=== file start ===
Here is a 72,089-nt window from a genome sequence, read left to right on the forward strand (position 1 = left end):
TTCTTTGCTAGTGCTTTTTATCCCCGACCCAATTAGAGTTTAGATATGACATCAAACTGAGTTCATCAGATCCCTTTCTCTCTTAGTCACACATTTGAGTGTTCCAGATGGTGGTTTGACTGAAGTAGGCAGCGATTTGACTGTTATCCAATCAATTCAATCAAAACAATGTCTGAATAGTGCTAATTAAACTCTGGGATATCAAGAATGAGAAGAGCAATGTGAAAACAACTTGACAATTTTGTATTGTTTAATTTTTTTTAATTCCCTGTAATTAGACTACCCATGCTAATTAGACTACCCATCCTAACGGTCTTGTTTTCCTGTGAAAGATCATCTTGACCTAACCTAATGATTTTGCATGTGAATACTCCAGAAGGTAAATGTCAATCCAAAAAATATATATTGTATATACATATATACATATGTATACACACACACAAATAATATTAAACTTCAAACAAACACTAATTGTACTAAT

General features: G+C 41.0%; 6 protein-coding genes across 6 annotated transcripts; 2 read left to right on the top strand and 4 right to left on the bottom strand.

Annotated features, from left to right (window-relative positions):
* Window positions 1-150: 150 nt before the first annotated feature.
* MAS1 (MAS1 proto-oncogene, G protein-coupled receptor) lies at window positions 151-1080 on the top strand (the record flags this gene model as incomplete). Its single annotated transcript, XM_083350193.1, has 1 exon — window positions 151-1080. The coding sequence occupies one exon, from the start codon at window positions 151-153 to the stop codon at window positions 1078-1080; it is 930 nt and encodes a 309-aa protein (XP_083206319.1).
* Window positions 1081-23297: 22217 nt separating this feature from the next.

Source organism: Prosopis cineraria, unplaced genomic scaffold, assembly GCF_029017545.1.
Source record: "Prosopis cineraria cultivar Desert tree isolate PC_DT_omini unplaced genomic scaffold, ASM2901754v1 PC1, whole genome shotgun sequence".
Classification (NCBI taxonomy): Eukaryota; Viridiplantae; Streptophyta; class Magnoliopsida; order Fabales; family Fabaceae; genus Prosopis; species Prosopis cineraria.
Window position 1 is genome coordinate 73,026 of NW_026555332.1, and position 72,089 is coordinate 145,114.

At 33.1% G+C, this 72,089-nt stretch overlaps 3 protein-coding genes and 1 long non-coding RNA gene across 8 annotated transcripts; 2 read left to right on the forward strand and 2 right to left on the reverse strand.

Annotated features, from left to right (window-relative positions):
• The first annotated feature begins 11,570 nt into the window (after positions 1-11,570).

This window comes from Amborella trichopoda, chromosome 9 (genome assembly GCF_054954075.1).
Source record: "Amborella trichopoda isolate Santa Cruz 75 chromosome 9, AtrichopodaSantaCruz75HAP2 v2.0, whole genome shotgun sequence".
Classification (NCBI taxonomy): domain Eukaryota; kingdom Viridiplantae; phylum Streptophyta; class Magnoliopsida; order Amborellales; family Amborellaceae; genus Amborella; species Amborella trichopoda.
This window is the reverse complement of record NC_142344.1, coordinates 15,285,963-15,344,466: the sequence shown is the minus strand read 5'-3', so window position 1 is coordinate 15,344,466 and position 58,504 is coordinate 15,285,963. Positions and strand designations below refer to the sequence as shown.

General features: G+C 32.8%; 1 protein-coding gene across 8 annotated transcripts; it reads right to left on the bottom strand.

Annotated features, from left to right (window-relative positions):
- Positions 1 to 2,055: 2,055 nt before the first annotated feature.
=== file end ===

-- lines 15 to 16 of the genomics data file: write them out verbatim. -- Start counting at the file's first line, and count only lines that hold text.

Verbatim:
This window comes from Amborella trichopoda, chromosome 9 (genome assembly GCF_054954075.1).
Source record: "Amborella trichopoda isolate Santa Cruz 75 chromosome 9, AtrichopodaSantaCruz75HAP2 v2.0, whole genome shotgun sequence".